Biblioteca de la Guitarra y Cuerda Pulsada

Biblioteca de la Guitarra y Cuerda Pulsada

Eddie Lang - The Formative Years, 1901-1925

Jazz musicians who live short lives often leave the deepest impressions. There is something about their immutable youth, echoed through the sound of distant recordings, that encapsulates the spirit of jazz. One thinks of Bix and Bubber, Murray and Teschemacher, and Lang and Christian. Of these, guitarist Eddie Lang left the largest recorded testament, spanning jazz, blues and popular music generally.
Whether his guitar was imparting a rich chordal support for other instrumentalists, driving jazz and dance bands with rhythmic propulsion, or providing a sensitive backing for a variety of singers, Lang’s influence was pervasive. Django Reinhardt once said that Eddie Lang helped him to find his own way in music. Like his contemporary Bix Beiderbecke, Lang’s defining role as a musician was acknowledged early on in his career, and has been venerated ever since.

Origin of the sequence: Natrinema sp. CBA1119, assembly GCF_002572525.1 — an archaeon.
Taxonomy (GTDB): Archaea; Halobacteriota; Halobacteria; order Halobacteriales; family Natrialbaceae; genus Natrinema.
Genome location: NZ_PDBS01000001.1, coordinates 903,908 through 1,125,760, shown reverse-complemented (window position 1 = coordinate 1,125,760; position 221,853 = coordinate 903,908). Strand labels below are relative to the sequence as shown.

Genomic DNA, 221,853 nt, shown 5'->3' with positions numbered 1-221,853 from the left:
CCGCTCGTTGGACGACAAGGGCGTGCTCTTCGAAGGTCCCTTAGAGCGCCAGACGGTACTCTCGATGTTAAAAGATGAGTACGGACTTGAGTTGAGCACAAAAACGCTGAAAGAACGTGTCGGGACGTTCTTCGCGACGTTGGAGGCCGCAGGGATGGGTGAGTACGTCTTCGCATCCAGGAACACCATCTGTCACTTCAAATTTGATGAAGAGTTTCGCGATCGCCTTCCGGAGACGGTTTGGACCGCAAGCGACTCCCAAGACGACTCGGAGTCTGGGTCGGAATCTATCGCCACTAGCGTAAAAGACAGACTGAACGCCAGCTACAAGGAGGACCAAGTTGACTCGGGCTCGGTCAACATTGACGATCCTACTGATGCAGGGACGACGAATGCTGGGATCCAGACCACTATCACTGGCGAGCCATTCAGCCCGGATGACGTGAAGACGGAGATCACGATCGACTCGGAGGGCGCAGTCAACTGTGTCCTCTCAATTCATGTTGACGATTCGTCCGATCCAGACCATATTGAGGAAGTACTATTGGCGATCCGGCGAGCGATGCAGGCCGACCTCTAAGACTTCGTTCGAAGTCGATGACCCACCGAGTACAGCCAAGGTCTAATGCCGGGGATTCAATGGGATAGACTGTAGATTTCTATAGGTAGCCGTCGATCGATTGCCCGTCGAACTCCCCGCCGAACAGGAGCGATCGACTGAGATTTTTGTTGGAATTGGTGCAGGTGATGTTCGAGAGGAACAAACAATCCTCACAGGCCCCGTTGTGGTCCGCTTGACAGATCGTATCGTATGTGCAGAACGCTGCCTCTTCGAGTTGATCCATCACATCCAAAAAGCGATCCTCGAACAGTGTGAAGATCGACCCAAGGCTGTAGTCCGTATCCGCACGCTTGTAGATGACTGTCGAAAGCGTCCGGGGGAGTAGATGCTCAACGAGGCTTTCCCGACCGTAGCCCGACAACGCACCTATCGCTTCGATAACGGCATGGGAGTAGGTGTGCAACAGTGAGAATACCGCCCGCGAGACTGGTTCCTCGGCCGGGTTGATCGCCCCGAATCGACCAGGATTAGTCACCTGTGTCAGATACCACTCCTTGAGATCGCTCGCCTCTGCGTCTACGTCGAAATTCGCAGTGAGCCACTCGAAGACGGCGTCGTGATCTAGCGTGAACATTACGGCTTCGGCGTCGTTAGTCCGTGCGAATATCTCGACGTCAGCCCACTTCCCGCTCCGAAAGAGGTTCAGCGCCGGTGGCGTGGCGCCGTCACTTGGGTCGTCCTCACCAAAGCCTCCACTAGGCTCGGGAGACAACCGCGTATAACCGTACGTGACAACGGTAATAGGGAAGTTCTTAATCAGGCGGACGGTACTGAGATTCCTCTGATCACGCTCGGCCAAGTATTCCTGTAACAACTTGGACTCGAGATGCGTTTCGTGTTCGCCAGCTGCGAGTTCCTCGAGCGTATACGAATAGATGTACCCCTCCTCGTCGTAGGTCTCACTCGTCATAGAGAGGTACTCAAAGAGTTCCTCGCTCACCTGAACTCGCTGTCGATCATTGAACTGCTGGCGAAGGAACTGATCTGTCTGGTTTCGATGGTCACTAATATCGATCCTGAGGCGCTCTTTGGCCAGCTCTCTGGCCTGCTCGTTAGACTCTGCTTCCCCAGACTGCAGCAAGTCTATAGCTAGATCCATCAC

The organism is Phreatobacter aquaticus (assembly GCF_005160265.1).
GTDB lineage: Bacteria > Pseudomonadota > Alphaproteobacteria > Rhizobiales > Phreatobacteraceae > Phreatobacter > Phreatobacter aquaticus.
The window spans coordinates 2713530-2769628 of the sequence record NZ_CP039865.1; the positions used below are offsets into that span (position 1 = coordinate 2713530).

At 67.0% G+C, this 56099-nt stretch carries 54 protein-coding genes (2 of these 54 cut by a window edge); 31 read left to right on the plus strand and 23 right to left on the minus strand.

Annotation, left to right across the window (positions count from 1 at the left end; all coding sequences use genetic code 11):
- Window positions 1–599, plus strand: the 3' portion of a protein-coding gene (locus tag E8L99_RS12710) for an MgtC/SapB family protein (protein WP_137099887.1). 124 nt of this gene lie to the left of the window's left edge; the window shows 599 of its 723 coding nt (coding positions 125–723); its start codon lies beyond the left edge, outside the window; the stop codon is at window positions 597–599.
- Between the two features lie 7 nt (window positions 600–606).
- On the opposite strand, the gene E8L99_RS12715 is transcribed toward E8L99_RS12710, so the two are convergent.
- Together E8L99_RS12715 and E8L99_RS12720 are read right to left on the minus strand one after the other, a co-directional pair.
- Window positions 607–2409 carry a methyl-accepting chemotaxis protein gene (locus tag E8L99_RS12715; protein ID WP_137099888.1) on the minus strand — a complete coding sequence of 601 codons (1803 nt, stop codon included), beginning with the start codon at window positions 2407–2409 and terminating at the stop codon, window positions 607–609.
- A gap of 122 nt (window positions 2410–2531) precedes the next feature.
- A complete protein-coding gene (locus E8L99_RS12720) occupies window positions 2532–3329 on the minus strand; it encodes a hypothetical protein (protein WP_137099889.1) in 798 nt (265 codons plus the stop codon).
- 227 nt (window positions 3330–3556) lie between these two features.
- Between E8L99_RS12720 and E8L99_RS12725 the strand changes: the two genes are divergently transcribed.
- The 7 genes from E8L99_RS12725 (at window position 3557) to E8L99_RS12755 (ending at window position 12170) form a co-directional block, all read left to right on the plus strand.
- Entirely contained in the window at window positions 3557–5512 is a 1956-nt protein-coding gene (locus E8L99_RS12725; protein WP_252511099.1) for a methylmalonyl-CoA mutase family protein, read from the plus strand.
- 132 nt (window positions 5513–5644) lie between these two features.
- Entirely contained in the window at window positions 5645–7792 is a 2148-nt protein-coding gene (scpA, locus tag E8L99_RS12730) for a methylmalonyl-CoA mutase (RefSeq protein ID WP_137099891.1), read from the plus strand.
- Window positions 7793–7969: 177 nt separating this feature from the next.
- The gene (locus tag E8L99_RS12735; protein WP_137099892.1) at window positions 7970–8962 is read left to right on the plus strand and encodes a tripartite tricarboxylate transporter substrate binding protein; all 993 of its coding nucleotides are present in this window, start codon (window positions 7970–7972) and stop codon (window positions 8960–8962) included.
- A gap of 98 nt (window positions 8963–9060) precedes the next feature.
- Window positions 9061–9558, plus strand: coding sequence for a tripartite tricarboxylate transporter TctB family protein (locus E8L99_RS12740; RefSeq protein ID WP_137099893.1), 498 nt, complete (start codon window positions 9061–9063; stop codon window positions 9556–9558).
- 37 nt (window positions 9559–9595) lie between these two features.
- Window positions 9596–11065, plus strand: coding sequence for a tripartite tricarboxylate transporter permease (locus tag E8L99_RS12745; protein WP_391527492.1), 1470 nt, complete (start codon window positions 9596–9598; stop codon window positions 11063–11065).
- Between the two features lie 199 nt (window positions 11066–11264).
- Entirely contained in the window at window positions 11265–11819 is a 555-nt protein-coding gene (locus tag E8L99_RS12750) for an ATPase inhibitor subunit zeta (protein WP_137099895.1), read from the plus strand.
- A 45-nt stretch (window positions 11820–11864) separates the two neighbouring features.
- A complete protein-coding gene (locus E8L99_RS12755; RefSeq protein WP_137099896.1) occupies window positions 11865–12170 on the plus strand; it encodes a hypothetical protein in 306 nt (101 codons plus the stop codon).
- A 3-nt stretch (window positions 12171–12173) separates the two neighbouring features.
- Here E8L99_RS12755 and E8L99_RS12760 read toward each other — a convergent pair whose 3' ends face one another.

As is often the case with musicians who are prolific, there are gaps in our knowledge. This article attempts to address some of these, with particular attention being paid to Lang’s early career. In the second part of the article the Mound City Blue Blowers’ visit to London in 1925 is discussed in detail, and possible recordings that Lang made during the band’s engagement at the Piccadilly Hotel are outlined and assessed. More generally, Lang’s importance as a guitarist is set in context against the background of the guitar’s role in early jazz and dance music.

Part 1

Part 2

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